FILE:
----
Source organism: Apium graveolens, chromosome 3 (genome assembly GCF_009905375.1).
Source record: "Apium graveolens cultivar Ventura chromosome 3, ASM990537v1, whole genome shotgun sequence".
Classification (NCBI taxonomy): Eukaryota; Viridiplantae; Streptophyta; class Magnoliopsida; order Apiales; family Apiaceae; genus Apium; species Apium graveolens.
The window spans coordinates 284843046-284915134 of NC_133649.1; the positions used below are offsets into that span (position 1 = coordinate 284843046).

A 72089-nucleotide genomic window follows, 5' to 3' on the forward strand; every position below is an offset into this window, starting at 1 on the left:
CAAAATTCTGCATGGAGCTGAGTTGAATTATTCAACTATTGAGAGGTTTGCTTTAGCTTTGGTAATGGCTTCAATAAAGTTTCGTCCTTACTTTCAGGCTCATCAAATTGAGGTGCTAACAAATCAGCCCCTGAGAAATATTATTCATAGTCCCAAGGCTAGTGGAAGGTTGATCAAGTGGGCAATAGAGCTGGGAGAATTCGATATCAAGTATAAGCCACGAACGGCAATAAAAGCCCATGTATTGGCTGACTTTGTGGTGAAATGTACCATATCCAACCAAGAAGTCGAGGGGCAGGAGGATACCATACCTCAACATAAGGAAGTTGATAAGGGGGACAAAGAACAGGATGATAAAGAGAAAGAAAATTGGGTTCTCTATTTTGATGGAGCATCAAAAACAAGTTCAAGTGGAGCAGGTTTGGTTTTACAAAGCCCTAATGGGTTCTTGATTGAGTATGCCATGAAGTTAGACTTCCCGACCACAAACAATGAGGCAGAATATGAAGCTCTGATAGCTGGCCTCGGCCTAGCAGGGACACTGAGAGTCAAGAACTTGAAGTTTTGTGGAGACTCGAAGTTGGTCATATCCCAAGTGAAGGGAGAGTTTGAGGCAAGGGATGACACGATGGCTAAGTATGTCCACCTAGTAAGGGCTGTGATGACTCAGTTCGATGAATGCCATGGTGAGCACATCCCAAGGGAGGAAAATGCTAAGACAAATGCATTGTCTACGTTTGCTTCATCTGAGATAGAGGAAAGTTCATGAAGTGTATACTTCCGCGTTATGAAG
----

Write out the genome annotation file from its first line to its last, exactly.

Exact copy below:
Source organism: Apium graveolens, chromosome 3 (genome assembly GCF_009905375.1).
Source record: "Apium graveolens cultivar Ventura chromosome 3, ASM990537v1, whole genome shotgun sequence".
Classification (NCBI taxonomy): Eukaryota; Viridiplantae; Streptophyta; class Magnoliopsida; order Apiales; family Apiaceae; genus Apium; species Apium graveolens.
The window spans coordinates 284843046-284915134 of NC_133649.1; the positions used below are offsets into that span (position 1 = coordinate 284843046).

A 72089-nucleotide genomic window follows, 5' to 3' on the forward strand; every position below is an offset into this window, starting at 1 on the left:
CAAAATTCTGCATGGAGCTGAGTTGAATTATTCAACTATTGAGAGGTTTGCTTTAGCTTTGGTAATGGCTTCAATAAAGTTTCGTCCTTACTTTCAGGCTCATCAAATTGAGGTGCTAACAAATCAGCCCCTGAGAAATATTATTCATAGTCCCAAGGCTAGTGGAAGGTTGATCAAGTGGGCAATAGAGCTGGGAGAATTCGATATCAAGTATAAGCCACGAACGGCAATAAAAGCCCATGTATTGGCTGACTTTGTGGTGAAATGTACCATATCCAACCAAGAAGTCGAGGGGCAGGAGGATACCATACCTCAACATAAGGAAGTTGATAAGGGGGACAAAGAACAGGATGATAAAGAGAAAGAAAATTGGGTTCTCTATTTTGATGGAGCATCAAAAACAAGTTCAAGTGGAGCAGGTTTGGTTTTACAAAGCCCTAATGGGTTCTTGATTGAGTATGCCATGAAGTTAGACTTCCCGACCACAAACAATGAGGCAGAATATGAAGCTCTGATAGCTGGCCTCGGCCTAGCAGGGACACTGAGAGTCAAGAACTTGAAGTTTTGTGGAGACTCGAAGTTGGTCATATCCCAAGTGAAGGGAGAGTTTGAGGCAAGGGATGACACGATGGCTAAGTATGTCCACCTAGTAAGGGCTGTGATGACTCAGTTCGATGAATGCCATGGTGAGCACATCCCAAGGGAGGAAAATGCTAAGACAAATGCATTGTCTACGTTTGCTTCATCTGAGATAGAGGAAAGTTCATGAAGTGTATACTTCCGCGTTATGAAG